21 March 2023
Examining the Real Cost of an Expedited Healthcare Construction Schedule
By: Derek Lemmon, Vice President
Schedule, Quality and Budget – you can only pick two. This common construction industry cliché is often not that simple. It may be true that speeding up a schedule can lead to a stretched budget. However when it comes to healthcare construction, it is important to examine more than just the basic costs.
Healthcare providers have to do a different kind of math when it comes to expediting a construction schedule. They also need to factor in how much revenue they will lose when space is out of commission. For example, how much will it cost to shut down an operating room for an extra week, or to lose access to an MRI? That’s where the true cost lies.
Unlike an office renovation project, where employees can work from home for the duration of the project, construction on a medical facility puts patient care on pause. This is a prime reason an expedited construction timeline may be worth the cost.
In addition, patients and doctors have options when it comes to where they receive and provide care. If a cardiovascular operating room is down for 16 weeks for construction, a doctor may choose another facility to perform a procedure. If they have a favorable experience at that other facility, they might choose it more regularly moving forward, costing the hospital an important physician client.
General contractors must have the experience working on inpatients and outpatient facilities to understand the unique cost considerations that come with renovating and constructing all types of healthcare real estate. This enables them to help healthcare clients understand these considerations so they can make informed decisions about how to approach their construction timeline.
A hospital’s operation always comes first over a construction project. General contractors should work closely with the provider to figure out a schedule so that they can fit in as many procedures as possible. However, eventually this work needs to be done. So collaborating with the client to find the best possible scenario is essential.
One factor healthcare providers need to keep in mind when making a decision about construction timelines is the revenue they might gain by getting a new addition up and running faster. At the same time, they need to consider the additional costs of expediting the construction schedule.
For example, some facilities may have to spend extra money to move equipment into a storage facility during renovations. Many hospitals, particularly those in urban settings, have limited storage space. There often is not enough space to accommodate existing hospital machinery and the necessary construction equipment. As a result, healthcare facilities have to spend additional funds on storage.
Hospitals can struggle to make a profit. Emergency services typically don’t bring in revenue, but they are essential to the community. On the other hand, MRIs, CT scans and surgeries bring in much-needed income to support other departments that provide vital care. It is crucial that hospitals are able to get back to performing these procedures as quickly as possible.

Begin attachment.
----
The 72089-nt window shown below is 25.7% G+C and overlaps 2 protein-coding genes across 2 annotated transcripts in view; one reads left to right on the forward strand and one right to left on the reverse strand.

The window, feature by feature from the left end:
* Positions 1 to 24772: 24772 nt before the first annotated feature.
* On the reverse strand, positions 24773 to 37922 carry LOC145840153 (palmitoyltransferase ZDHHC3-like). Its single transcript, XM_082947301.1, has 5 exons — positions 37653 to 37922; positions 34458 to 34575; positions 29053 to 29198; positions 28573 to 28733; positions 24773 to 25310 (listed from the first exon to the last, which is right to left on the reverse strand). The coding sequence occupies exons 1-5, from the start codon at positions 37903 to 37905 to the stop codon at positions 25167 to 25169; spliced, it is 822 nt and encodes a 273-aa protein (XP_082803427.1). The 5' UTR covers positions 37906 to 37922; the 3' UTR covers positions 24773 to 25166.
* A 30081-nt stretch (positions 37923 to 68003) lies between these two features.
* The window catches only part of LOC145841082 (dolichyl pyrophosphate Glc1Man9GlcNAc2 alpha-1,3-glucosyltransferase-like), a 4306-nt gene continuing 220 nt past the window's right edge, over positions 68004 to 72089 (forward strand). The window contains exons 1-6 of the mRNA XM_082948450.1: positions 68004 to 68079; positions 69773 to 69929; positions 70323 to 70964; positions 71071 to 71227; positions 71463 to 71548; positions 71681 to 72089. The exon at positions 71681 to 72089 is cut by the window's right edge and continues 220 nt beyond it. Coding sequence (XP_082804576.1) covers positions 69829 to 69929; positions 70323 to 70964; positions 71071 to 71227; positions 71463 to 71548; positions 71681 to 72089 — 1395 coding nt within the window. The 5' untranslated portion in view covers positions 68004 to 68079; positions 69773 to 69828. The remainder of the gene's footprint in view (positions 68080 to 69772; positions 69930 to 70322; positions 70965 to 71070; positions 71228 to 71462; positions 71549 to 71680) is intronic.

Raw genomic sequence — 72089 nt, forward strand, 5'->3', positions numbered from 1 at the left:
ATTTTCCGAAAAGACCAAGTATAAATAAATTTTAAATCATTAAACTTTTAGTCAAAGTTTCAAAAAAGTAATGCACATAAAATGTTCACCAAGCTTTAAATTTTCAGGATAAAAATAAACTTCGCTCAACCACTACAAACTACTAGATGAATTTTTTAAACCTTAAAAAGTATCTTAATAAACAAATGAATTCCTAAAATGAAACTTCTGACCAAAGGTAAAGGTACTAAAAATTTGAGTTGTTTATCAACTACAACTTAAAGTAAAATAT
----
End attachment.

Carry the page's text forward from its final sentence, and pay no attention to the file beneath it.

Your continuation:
The construction team and its partners must understand that the client is losing a tremendous amount of revenue for every week the room is under renovation. Because of this, the team should be proactive in finding ways to expedite schedules. Be it by three weeks, a month, or even six weeks, they can help recoup some of that revenue.
A good way to expedite timelines is to allow superintendents and subcontractors to work overtime on nights and weekends to get the job done as quickly as possible. Additionally, general contractors can accelerate otherwise long lead times on certain materials by paying a premium or exploring different manufacturers and putting materials on dedicated trucks, among other options.
It is important to note that expedited timelines come with additional upfront costs that healthcare facilities may not anticipate. However, there are strategies for helping to mitigate some of these expenses. The first step is bringing on the team as early as possible. This ensures that they can have additional time during the preconstruction phase to strategize the best path forward.
When the teams are brought in during the early stages of the project, when design decisions are still being discussed, everyone can advise the client on how much each aspect will cost, assist them in making key decisions and avoid sticker shock. If the team can collaborate with the trade partners early on, the cost can get driven down. The key is to always be communicating with the client, so they are always fully informed.
Regardless of whether a project was completed on a traditional or expedited timeline, quality should never be sacrificed.
The first priority is to help healthcare providers work through different construction scenarios to make the decision that’s right for them. The goal is to determine what kind of schedule works best with a client’s budget and then bring the highest level of quality possible. Quality is always a given.
Written in collaboration with Julia Troy, Bisnow.